8.845 Like The Utica PD's Facebook Page
On Sunday morning, July 31, 2011, at around 5:12 p.m., Utica police responded to 310 Columbia Street, in regards to suspicious activity. When police arrived they met with the handy man for the apartment building, who told them that he heard banging on the front door, and went down stairs to see what it was. The hand...y man said he saw a black male, who had cracked the top glass portion of the door and removed the bottom paneling portion of the door saw well.
The handy man pointed out to police, the person who damaged the door and was now walking in the middle of the roadway on Columbia Street.
After a brief foot chase Officer Eric Weir would arrest Quandell O'Neal (age 21, of Summit Place, Utica) and he would be charged with:
*Criminal mischief in the fourth degree,
*Having a controlled substance not inits original container, and
*Pedestrian walking in the roadway, not using sidewalk.
Note: All crimes described in this press release are allegations, and suspects named are innocent until proven guilty in a court of law.
Not exactly the crime of the century, criminal mischief in the fourth degree, but enough to put 21-year-old Quandell O'Neal on the Utica Police Department's wall of shame. It's provides some details of his wrong together with his photograph. At the bottom is the obligatory note that there are merely "allegations, and suspects named are innocent until proven guilty in a court of law," but that doesn't give the Utica cops pause to make sure everybody knows about it.
Social media is the one where we make friends. Is O'Neill feeling loved by having his picture on the wall? Not likely. Anti-social media is the one where we use it to gain advantage by smearing someone with unproven, untested allegations and making sure everybody knows who the bad guys are.
The Facebook page doesn't limit itself to the trivial, but the serious as well. No need to persuade some local reporter to write the story that makes the bad guy bad and the good guy good when you can broadcast it on your own. Since we're all self-publishers these days, why not the cops? Why not use the means available to take every arrest, from the most serious to the most trivial, and lay out your view on the internet before anyone else can contradict it.
The Utica Police Department may see its wall as a way to let the public know that it's doing its job, protecting them from criminals. But these are people merely arrested, as noted, innocent people. By jumping ahead, the cops get to characterize every person they nab as the bad guy, without the bad guy having his say. They get to frame public perception that every person arrested committed the crime, despite the caveat done to appease the lawyers. They put the face of a person on the internet and explain why he's a criminal, without proof or challenge.
Will jurors at trial wonder what evidence the nasty defense lawyers are forcing the court to conceal from them? No need to wonder any longer, as the information is readily available on the wall. What about the statements, maybe even a sweet confession? There it is, spelled out word for word. You can suppress all you want, judge, but you can't keep the jurors in the dark from the truth anymore. The internet will give up all the secrets.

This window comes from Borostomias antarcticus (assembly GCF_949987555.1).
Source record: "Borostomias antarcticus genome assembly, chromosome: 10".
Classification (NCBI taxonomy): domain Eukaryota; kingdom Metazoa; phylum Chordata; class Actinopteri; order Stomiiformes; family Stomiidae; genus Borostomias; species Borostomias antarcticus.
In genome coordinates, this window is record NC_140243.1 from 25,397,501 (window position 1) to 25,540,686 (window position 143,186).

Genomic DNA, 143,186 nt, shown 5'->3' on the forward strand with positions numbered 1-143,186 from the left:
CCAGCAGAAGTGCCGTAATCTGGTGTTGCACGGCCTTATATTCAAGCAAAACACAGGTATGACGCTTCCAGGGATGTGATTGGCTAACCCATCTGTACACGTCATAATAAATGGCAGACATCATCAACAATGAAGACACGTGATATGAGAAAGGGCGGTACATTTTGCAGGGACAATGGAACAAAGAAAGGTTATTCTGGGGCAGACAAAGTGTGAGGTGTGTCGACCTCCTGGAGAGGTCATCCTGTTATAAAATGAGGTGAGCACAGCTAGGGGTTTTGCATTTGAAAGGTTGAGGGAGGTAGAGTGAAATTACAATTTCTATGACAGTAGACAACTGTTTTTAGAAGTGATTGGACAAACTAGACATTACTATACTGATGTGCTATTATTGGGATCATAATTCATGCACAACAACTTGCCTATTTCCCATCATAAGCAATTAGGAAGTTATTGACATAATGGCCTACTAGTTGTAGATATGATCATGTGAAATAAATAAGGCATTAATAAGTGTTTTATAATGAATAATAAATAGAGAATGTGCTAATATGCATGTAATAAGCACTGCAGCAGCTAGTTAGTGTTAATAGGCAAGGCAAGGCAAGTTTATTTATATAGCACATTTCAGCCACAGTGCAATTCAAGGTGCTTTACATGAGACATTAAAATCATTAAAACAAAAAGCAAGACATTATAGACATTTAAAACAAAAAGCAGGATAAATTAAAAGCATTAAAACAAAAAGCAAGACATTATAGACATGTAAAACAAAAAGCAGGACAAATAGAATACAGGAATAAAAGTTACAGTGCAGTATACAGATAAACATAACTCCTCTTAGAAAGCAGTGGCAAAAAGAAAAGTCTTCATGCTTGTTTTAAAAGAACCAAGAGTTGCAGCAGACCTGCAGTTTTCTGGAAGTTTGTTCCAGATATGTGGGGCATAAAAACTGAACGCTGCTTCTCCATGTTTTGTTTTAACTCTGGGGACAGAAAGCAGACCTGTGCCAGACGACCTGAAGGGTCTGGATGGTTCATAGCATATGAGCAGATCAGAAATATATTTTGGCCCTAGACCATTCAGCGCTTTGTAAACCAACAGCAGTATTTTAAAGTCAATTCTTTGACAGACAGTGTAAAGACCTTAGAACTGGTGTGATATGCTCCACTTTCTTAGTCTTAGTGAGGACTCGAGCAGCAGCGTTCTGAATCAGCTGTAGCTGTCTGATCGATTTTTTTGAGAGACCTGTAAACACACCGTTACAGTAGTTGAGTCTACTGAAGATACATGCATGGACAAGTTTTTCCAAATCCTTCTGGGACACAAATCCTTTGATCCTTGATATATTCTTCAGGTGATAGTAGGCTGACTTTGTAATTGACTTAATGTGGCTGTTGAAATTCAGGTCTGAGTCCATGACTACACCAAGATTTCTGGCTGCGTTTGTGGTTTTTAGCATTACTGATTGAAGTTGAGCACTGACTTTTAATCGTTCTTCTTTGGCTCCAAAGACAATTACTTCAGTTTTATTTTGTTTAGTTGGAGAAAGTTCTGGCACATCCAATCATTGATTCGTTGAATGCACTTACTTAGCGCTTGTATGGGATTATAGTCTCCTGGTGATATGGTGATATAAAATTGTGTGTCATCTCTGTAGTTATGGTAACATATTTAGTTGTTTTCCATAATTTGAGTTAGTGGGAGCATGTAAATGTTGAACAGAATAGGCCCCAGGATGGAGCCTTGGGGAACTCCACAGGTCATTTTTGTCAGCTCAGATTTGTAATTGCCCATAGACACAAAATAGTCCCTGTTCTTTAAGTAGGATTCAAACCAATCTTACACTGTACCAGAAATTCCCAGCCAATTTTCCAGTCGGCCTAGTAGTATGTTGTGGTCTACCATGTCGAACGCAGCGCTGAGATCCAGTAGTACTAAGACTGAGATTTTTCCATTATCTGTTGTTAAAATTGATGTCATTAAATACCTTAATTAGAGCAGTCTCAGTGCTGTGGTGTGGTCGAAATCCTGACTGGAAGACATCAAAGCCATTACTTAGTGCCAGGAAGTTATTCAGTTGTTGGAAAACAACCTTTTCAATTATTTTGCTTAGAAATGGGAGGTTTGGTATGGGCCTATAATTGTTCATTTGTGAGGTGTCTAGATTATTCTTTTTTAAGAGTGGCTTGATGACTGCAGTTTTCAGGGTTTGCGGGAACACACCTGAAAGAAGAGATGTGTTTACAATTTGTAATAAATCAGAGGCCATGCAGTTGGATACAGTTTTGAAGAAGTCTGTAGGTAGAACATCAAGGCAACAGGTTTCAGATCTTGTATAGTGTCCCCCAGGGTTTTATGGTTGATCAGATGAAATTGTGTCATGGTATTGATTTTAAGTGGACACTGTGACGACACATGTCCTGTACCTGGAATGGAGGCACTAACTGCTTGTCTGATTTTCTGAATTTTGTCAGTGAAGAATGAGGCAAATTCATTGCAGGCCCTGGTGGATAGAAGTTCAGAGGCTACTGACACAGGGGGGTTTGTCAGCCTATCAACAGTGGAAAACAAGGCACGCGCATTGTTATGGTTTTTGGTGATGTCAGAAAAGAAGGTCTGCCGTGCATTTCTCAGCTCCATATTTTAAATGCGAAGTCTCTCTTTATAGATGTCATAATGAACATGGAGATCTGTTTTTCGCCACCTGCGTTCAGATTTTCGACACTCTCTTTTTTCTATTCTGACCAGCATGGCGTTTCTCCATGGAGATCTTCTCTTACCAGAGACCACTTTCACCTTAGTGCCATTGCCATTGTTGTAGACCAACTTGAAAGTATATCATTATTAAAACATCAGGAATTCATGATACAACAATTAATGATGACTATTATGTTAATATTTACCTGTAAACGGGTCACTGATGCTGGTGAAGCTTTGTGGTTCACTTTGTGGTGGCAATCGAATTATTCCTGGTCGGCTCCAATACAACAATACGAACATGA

And what of young Quandell, who might someday give up his life of criminal mischief and seek gainful employment as a United States Senator. Google his name and the first thing that pops up is the Utica PD Facebook page about his arrest. He may be acquitted later, or perhaps have the charges dismissed, but that page will haunt him forever. His rap sheet can be cleansed and his prints destroyed, but the law doesn't make the cops take his mug shot off the wall.
Did you suspect social media would be limited to teenagers and desperate lawyers flawging their wares? Not only has it proven to be a rich source of information for all sides in litigation, but it's affirmative by the Utica police, much like Nassau County created its Wall of Shame for unconvicted drunk drivers, to let the public know of all the bad guys in its midst, is a testament to its power and ability to circumvent all the ordinary means of the legal system.
Sure, television and newspapers report on crimes, putting the picture of the suspects on the air and telling the story as related by the cops. Usually, it's limited to more serious offenses, and subject to a certain degree of scrutiny. Often, it provides an opportunity for the other side to add in its two cents, though not always. Whether people alleged to be criminals ought to be held out to the public as bad guys while presumed innocent is an issue, but it's an American tradition to report first and prove later.
When even the most trivial arrest becomes part of the perpetual public record, however, it's time to question whether the potential for harm, the ability to undermine the legal system by unfiltered police claims and pre-empting public smearing, has taken the authority of the cops and the public's desire to know too far.
But then, it's social media, the newest, coolest, shiniest thing around, and it was bound to be used by the cops just as it's used by teenyboppers and the slackoisie. Just pray you don't get nailed for criminal mischief in Utica, or the first thing on Google about you, even if you're innocent, might nail you to the wall. Forever.
H/T Oneida County PD Cory A. Zennamo